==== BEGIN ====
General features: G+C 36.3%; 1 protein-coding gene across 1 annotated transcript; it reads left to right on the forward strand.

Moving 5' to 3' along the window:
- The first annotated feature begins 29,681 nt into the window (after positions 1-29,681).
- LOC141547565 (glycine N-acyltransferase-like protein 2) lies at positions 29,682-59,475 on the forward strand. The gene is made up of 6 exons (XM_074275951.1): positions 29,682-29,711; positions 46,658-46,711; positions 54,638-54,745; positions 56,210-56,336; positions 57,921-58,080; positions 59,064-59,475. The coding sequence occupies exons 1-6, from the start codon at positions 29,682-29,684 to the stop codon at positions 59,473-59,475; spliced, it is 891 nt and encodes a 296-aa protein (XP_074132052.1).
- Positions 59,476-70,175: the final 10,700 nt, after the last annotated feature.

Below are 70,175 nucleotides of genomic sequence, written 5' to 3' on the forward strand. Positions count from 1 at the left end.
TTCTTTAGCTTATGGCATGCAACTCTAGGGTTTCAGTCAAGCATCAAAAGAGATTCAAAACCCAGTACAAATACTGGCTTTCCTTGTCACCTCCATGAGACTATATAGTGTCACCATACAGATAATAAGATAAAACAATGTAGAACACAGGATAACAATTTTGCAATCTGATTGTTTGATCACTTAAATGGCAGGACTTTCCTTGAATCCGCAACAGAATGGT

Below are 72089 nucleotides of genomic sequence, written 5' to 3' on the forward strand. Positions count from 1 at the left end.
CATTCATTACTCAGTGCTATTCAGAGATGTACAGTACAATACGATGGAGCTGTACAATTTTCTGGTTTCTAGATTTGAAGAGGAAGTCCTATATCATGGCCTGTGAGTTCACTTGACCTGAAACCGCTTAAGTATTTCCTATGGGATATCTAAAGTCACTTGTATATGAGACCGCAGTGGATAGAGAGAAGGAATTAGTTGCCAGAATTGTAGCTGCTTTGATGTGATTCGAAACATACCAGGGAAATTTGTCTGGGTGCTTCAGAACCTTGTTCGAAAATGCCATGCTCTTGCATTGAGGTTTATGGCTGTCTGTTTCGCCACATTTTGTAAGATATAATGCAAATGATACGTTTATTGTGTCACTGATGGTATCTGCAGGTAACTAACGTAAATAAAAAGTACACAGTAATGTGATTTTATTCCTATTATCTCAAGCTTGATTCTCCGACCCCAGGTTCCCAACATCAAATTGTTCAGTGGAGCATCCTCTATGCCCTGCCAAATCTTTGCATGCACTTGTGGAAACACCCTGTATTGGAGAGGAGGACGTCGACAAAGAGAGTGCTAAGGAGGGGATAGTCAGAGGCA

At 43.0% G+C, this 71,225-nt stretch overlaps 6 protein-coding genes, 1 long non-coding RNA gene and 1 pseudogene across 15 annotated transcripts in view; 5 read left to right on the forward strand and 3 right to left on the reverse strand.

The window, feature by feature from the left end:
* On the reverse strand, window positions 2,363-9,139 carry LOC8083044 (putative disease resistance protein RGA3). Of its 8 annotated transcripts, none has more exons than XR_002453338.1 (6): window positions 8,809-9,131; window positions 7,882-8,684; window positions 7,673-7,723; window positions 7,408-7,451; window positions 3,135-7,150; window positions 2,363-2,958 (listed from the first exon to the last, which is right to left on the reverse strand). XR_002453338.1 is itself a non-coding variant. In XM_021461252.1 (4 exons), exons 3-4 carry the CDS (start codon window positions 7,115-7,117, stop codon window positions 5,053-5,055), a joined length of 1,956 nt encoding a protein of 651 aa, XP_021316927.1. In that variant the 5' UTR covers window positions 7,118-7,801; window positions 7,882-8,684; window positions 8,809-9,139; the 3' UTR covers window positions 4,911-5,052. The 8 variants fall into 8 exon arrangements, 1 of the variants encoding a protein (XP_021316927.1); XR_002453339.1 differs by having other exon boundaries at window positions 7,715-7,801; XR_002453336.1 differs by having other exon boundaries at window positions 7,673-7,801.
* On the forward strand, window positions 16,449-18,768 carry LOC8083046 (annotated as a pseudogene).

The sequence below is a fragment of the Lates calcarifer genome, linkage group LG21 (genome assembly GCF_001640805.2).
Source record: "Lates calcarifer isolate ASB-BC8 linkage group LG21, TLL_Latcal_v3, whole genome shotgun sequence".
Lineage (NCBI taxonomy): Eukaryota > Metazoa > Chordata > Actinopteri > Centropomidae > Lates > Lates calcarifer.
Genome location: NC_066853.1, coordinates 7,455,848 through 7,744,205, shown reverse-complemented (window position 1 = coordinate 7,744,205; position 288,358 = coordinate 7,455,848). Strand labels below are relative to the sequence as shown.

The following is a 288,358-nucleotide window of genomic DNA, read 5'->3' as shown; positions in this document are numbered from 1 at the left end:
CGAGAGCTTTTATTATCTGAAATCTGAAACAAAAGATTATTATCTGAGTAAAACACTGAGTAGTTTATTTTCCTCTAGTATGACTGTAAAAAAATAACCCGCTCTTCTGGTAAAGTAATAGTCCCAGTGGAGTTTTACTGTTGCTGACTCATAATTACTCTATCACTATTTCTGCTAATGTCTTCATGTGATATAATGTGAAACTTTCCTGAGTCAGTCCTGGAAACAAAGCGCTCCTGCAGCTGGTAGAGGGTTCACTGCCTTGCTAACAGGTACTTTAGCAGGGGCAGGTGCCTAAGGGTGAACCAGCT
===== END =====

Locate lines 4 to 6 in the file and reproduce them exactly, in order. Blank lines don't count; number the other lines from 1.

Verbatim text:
- LOC141547565 (glycine N-acyltransferase-like protein 2) lies at positions 29,682-59,475 on the forward strand. The gene is made up of 6 exons (XM_074275951.1): positions 29,682-29,711; positions 46,658-46,711; positions 54,638-54,745; positions 56,210-56,336; positions 57,921-58,080; positions 59,064-59,475. The coding sequence occupies exons 1-6, from the start codon at positions 29,682-29,684 to the stop codon at positions 59,473-59,475; spliced, it is 891 nt and encodes a 296-aa protein (XP_074132052.1).
- Positions 59,476-70,175: the final 10,700 nt, after the last annotated feature.

Below are 70,175 nucleotides of genomic sequence, written 5' to 3' on the forward strand. Positions count from 1 at the left end.